Poet Anne Shaw says, “Fond as we are of our loved ones, there comes at times during their absence an unexplained peace.” This is undeniably true.
One of the few advantages I had as a single mother for many years is that my children’s father lived 1500 miles away. (No, not because he was far away! Though that was a blessing, too.) This meant that the girls could go visit him/his mother every summer for a number of weeks. From the time I tearfully put them on the plane until I welcomed them home, I had an amazing amount of time to recharge my personal batteries, worn down to an extreme after 10 months of single, working parenthood.
So now I’m not a single mother; the Cabana Boy and I are solely responsible for our three, who create a huge need for respite. As I’ve discussed previously, it’s hard to find someone to watch the children because of their issues. Even people we absolutely trust find they have problems. While my father lives in town, he has never been much of a grandparent–it’s just not his style, unless it involves teaching pinochle or bridge. That, he’ll do. He could never watch them for more than 30 minutes while they’re glued to the television. So we get stretched pretty thin.
The Cabana Boy’s mother has taken the children each summer since we married, I think the first summer because she was a little wary that this cougar would steal her grandchildren away along with her son. But since that time, and since the diagnoses, she’s been more reluctant to actually take them. Last year’s proposal was that she could take one for two weeks and then the “other” two for a week. Never mind we kept trying to explain that Little Miss and Ditto Boy made a MUCH better pair to visit than any combination involving Captain Oblivious.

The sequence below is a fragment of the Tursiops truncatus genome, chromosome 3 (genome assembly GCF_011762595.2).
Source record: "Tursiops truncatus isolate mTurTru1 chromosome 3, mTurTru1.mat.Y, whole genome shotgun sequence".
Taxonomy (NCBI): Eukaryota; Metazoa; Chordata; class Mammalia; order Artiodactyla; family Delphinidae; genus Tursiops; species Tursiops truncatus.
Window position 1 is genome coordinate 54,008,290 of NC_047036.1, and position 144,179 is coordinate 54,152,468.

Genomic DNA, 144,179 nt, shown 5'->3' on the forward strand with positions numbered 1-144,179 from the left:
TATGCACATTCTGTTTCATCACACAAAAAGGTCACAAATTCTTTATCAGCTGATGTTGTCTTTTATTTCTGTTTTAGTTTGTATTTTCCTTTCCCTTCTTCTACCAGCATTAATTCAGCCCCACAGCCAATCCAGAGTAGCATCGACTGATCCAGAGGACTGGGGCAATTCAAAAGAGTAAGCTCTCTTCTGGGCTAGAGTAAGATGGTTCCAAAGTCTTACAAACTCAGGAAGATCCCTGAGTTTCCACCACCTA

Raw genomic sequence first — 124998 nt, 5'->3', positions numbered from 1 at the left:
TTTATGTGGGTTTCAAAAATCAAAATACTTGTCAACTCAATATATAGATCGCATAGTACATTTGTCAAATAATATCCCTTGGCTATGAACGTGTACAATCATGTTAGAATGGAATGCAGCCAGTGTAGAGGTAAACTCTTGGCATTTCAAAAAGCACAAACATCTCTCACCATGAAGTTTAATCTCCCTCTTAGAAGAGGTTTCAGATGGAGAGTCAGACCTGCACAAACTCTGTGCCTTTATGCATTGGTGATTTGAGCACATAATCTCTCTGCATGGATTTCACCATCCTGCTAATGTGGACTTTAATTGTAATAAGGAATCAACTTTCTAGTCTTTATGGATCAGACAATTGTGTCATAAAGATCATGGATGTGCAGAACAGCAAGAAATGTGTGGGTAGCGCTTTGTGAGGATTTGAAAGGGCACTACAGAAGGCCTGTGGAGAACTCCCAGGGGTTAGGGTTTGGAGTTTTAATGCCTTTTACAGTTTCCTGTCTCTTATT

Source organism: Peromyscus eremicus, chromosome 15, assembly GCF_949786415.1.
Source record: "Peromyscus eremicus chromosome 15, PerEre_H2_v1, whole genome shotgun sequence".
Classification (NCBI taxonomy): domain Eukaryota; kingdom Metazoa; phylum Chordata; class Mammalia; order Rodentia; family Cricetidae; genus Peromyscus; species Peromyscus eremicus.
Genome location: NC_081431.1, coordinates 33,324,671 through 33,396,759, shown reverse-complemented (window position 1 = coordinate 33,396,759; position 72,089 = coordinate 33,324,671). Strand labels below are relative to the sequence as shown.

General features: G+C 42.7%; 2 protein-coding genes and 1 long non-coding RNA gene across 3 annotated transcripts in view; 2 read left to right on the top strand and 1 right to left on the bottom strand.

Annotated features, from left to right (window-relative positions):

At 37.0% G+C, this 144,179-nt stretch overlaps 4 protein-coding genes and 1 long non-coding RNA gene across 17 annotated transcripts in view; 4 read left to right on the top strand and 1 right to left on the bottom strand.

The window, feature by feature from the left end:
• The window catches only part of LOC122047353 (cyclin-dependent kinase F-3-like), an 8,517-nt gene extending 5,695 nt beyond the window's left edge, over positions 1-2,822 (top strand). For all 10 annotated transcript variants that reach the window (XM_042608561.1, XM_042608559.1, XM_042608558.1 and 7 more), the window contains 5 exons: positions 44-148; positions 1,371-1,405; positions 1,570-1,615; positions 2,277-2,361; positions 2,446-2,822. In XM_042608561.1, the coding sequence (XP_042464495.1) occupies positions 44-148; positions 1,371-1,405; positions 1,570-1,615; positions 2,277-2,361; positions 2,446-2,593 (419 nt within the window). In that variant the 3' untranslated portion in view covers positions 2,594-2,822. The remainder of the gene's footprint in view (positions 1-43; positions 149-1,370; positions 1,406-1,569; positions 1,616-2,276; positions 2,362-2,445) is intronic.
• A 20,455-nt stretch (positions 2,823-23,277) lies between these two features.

As it turned out, camp hours basically forced us to send them for the same two weeks, all three of them. No major tragedies, unless you count Captain O’s blatant verbal attack on some certainly very nice Southern Baptist people in a hotel elevator as he informed them in no uncertain terms that he was an Atheist because Bill Nye said there was no God and they were wrong. I understand my dear MIL nearly fainted dead away, as she’s a steadfast Sunday school teacher. Oooops.
This year, because of gas prices, we all agreed that they’d go together. So Friday we’re taking them down to South Carolina for another summer visit, two weeks without the children. The Cabana Boy and I are seriously hoping to find some time to destress and reconnect, do all those things we can’t do when the kids are here. Maybe even eat dessert first occasionally. We do want to make the trip to Lilydale and consult a psychic. We will also visit K, and taste some of her fabulous cookery at culinary school.
And then we’ll hope that the rule is not that out of sight means out of mind, but that absence makes the heart grow fonder. Really.